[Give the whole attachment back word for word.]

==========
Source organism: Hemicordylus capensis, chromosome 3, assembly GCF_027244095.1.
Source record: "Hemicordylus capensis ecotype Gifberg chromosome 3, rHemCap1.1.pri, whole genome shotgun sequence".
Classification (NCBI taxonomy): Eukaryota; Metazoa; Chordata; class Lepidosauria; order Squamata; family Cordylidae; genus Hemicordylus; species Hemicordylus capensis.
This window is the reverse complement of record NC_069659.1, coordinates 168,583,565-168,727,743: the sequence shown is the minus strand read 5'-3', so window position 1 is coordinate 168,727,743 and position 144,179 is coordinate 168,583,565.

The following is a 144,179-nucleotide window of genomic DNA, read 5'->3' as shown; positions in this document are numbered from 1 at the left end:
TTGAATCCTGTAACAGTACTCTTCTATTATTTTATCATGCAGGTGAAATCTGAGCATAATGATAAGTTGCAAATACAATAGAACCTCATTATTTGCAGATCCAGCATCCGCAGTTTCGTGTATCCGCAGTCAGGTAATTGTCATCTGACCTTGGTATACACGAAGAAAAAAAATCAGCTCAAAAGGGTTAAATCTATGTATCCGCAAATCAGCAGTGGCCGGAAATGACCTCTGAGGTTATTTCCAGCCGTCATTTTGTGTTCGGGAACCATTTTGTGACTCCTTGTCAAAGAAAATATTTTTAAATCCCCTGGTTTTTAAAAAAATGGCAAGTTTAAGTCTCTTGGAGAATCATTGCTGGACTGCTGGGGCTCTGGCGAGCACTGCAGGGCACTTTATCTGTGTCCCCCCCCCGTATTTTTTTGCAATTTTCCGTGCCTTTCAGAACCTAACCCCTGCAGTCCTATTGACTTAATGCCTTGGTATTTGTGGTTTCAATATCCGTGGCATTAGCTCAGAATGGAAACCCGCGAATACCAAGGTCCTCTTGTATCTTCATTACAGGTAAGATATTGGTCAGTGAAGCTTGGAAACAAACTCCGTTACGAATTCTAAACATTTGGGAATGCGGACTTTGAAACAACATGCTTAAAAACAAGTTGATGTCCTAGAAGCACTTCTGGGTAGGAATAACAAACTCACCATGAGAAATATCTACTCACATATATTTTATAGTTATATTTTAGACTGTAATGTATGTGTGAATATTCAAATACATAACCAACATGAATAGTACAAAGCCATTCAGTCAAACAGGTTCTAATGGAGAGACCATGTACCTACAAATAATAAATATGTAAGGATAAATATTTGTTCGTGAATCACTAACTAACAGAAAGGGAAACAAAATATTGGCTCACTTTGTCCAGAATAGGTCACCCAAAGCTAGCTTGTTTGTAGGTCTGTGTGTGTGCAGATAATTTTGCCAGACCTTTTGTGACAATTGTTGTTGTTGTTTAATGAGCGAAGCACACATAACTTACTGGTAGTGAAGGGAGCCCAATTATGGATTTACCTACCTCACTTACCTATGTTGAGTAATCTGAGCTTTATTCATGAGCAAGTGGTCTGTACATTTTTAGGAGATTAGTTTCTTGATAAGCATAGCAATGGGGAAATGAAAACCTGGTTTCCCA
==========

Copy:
Source organism: Hemicordylus capensis, chromosome 3, assembly GCF_027244095.1.
Source record: "Hemicordylus capensis ecotype Gifberg chromosome 3, rHemCap1.1.pri, whole genome shotgun sequence".
Classification (NCBI taxonomy): Eukaryota; Metazoa; Chordata; class Lepidosauria; order Squamata; family Cordylidae; genus Hemicordylus; species Hemicordylus capensis.
This window is the reverse complement of record NC_069659.1, coordinates 168,583,565-168,727,743: the sequence shown is the minus strand read 5'-3', so window position 1 is coordinate 168,727,743 and position 144,179 is coordinate 168,583,565.

The following is a 144,179-nucleotide window of genomic DNA, read 5'->3' as shown; positions in this document are numbered from 1 at the left end:
TTGAATCCTGTAACAGTACTCTTCTATTATTTTATCATGCAGGTGAAATCTGAGCATAATGATAAGTTGCAAATACAATAGAACCTCATTATTTGCAGATCCAGCATCCGCAGTTTCGTGTATCCGCAGTCAGGTAATTGTCATCTGACCTTGGTATACACGAAGAAAAAAAATCAGCTCAAAAGGGTTAAATCTATGTATCCGCAAATCAGCAGTGGCCGGAAATGACCTCTGAGGTTATTTCCAGCCGTCATTTTGTGTTCGGGAACCATTTTGTGACTCCTTGTCAAAGAAAATATTTTTAAATCCCCTGGTTTTTAAAAAAATGGCAAGTTTAAGTCTCTTGGAGAATCATTGCTGGACTGCTGGGGCTCTGGCGAGCACTGCAGGGCACTTTATCTGTGTCCCCCCCCCGTATTTTTTTGCAATTTTCCGTGCCTTTCAGAACCTAACCCCTGCAGTCCTATTGACTTAATGCCTTGGTATTTGTGGTTTCAATATCCGTGGCATTAGCTCAGAATGGAAACCCGCGAATACCAAGGTCCTCTTGTATCTTCATTACAGGTAAGATATTGGTCAGTGAAGCTTGGAAACAAACTCCGTTACGAATTCTAAACATTTGGGAATGCGGACTTTGAAACAACATGCTTAAAAACAAGTTGATGTCCTAGAAGCACTTCTGGGTAGGAATAACAAACTCACCATGAGAAATATCTACTCACATATATTTTATAGTTATATTTTAGACTGTAATGTATGTGTGAATATTCAAATACATAACCAACATGAATAGTACAAAGCCATTCAGTCAAACAGGTTCTAATGGAGAGACCATGTACCTACAAATAATAAATATGTAAGGATAAATATTTGTTCGTGAATCACTAACTAACAGAAAGGGAAACAAAATATTGGCTCACTTTGTCCAGAATAGGTCACCCAAAGCTAGCTTGTTTGTAGGTCTGTGTGTGTGCAGATAATTTTGCCAGACCTTTTGTGACAATTGTTGTTGTTGTTTAATGAGCGAAGCACACATAACTTACTGGTAGTGAAGGGAGCCCAATTATGGATTTACCTACCTCACTTACCTATGTTGAGTAATCTGAGCTTTATTCATGAGCAAGTGGTCTGTACATTTTTAGGAGATTAGTTTCTTGATAAGCATAGCAATGGGGAAATGAAAACCTGGTTTCCCA